the value returned to the environment does necessarily have
to correspond to the value returned within the program. It
just has to indicate that the program completed successfully,
in an implementation defined manner.


0 and EXIT_SUCCESS aren't necessarily synonymous (though the wording
in the standard could be read to indicate that they are). They could
indicate different kinds of success. Of course, a portable program
can't make use of the distinction, if any.

--
Keith Thompson (The_Other_Keit h) ks***@mib.org <http://www.ghoti.net/~kst>
San Diego Supercomputer Center <*> <http://www.sdsc.edu/~kst>
Schroedinger does Shakespeare: "To be *and* not to be"
(Note new e-mail address)
Nov 13 '05 #4
"Ben Pfaff" <bl*@cs.stanfor d.edu> wrote in message
news:87******** ****@pfaff.stan ford.edu...
ne*****@tokyo.c om (Mantorok Redgormor) writes:
beyond this paragraph from the standard, I can't determine if
this macro will always be zero. It would surely be convenient
if it is but it never states this directly. the "zero or" part,
leads me to believe that the macro can be something other than
zero, but I'm not too sure.


The standard doesn't state or imply that EXIT_SUCCESS is always
0, so you can't portably depend on it.


7.20.4.3p5 ... If the value of status is zero or EXIT_SUCCESS,
-----------------------------------------^^^^^^^^^^^^^^^ ^^^^^
an implementation-defined form of the status successful
termination is returned. ...

5.1.2.2.3p1 ... reaching the } that terminates the main
function returns a value of 0. ...

If those two together are not "statement" , aren't they
at least implication?

Related question of my own (I asked about this topic
some months ago and don't want to seem obtuse - just want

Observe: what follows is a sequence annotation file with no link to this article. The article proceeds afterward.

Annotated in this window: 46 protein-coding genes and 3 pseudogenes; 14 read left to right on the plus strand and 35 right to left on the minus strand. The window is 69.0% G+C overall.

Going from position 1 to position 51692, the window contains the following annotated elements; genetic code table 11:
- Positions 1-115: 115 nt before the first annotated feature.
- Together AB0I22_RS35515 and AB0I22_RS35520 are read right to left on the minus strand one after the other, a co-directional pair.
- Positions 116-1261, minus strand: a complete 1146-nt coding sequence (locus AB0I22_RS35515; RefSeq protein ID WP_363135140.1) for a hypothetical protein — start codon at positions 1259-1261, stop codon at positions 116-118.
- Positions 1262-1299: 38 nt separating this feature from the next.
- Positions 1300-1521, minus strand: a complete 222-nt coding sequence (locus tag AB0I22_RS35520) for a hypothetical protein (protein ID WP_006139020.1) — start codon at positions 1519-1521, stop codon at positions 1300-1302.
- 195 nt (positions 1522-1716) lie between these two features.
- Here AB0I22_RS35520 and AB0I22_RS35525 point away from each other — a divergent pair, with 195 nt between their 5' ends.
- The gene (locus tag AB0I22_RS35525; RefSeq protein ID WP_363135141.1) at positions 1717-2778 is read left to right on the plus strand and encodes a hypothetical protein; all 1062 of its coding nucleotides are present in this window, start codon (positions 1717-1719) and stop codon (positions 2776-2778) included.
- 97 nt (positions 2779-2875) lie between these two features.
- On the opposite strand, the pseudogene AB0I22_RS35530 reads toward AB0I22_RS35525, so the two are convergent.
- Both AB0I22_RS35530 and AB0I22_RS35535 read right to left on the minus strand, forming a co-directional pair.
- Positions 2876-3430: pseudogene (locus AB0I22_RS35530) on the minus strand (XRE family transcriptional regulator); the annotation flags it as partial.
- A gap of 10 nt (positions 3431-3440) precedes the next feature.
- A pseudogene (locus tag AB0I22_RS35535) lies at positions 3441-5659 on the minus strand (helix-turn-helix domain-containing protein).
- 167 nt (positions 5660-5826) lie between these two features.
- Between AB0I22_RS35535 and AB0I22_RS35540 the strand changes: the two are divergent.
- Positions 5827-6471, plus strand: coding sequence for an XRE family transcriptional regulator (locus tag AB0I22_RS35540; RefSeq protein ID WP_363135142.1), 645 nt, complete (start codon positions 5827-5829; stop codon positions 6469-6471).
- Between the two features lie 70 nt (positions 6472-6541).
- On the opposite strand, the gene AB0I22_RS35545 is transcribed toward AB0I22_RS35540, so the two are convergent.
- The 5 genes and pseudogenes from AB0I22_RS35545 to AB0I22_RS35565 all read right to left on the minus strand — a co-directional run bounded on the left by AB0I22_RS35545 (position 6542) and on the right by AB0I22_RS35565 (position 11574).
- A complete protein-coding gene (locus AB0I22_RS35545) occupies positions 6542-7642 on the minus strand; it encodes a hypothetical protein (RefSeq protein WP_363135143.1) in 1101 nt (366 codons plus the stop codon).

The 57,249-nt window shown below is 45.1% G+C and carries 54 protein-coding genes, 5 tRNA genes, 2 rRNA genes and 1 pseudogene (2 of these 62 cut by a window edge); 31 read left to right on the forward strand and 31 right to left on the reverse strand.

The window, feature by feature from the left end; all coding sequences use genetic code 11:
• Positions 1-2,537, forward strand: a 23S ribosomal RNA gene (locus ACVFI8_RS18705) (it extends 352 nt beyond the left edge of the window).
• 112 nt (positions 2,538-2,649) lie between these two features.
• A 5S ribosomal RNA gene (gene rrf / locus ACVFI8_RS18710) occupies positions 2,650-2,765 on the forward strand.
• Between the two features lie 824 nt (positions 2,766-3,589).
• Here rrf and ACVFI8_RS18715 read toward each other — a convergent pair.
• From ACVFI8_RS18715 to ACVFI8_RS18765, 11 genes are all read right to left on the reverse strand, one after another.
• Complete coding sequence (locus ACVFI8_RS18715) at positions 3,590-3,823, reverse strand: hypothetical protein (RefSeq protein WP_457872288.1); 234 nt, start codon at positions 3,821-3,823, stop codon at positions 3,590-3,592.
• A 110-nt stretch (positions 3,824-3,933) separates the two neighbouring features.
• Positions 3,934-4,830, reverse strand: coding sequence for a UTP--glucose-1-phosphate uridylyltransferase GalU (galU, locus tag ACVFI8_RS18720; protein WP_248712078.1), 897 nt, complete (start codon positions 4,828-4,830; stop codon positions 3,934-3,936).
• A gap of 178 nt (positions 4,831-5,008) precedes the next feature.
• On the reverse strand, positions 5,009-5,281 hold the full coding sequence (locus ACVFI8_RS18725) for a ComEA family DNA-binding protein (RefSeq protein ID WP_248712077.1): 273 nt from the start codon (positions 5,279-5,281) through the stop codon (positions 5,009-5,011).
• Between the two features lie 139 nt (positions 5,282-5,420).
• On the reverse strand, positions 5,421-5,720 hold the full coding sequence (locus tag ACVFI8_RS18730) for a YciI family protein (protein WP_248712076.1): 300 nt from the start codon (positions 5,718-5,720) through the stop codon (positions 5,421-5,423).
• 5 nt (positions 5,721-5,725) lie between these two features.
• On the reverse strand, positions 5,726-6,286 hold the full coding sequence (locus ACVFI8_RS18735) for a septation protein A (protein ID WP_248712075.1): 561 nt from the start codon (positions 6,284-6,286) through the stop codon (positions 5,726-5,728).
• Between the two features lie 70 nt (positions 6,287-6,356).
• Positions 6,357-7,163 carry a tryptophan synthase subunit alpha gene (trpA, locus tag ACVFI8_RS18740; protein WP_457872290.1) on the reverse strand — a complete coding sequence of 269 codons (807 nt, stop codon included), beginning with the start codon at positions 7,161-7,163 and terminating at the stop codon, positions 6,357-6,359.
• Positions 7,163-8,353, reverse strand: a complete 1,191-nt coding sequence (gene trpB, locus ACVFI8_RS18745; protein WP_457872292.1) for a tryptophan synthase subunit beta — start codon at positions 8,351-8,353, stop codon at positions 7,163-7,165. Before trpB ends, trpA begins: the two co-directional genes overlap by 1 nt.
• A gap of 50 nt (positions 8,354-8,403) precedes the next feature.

to understand issues). Standard talks about returning to
the host environment. Only way I know of to (portably?)
execute another (C) program from C program is system()
call. However, 7.20.4.5p3 states (about system()) "If the
argument is not a null pointer, and the system function
does return, it returns an implementation-defined value."
Doesn't it all together imply that success/failure of
a C program can be portably "returned", but not "retrieved"
(in a portable manner)? If yes, then *portable* "return to
host environment" doesn't make much sense, does it? (I'm
not interested in portable return to e.g. Java program).
(If no,) I will really appreciate clarification (as
always, even if I don't state so).
Thanks. (It's not sig, I'm not impersonating Tom:-)
Nov 13 '05 #5
"nobody" <no****@nowhere .non> writes:
"Ben Pfaff" <bl*@cs.stanfor d.edu> wrote in message
news:87******** ****@pfaff.stan ford.edu...
ne*****@tokyo.c om (Mantorok Redgormor) writes:
beyond this paragraph from the standard, I can't determine if
this macro will always be zero. It would surely be convenient
if it is but it never states this directly. the "zero or" part,
leads me to believe that the macro can be something other than